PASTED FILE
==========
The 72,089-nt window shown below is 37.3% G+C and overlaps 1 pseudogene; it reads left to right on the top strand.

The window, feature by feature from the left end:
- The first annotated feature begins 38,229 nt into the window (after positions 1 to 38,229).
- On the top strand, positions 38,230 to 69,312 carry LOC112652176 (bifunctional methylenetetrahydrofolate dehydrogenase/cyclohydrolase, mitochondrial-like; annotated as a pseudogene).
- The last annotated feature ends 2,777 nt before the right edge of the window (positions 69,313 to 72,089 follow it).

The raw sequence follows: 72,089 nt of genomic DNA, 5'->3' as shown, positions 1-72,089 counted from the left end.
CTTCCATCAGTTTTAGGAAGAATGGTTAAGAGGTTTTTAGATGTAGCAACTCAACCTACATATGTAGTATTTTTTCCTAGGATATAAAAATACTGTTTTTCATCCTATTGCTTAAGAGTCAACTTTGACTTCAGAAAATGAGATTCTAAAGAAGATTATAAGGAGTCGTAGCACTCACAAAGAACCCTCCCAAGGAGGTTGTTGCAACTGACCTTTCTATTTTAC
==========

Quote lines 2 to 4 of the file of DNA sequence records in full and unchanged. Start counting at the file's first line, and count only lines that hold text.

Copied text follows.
The window, feature by feature from the left end:
- The first annotated feature begins 38,229 nt into the window (after positions 1 to 38,229).
- On the top strand, positions 38,230 to 69,312 carry LOC112652176 (bifunctional methylenetetrahydrofolate dehydrogenase/cyclohydrolase, mitochondrial-like; annotated as a pseudogene).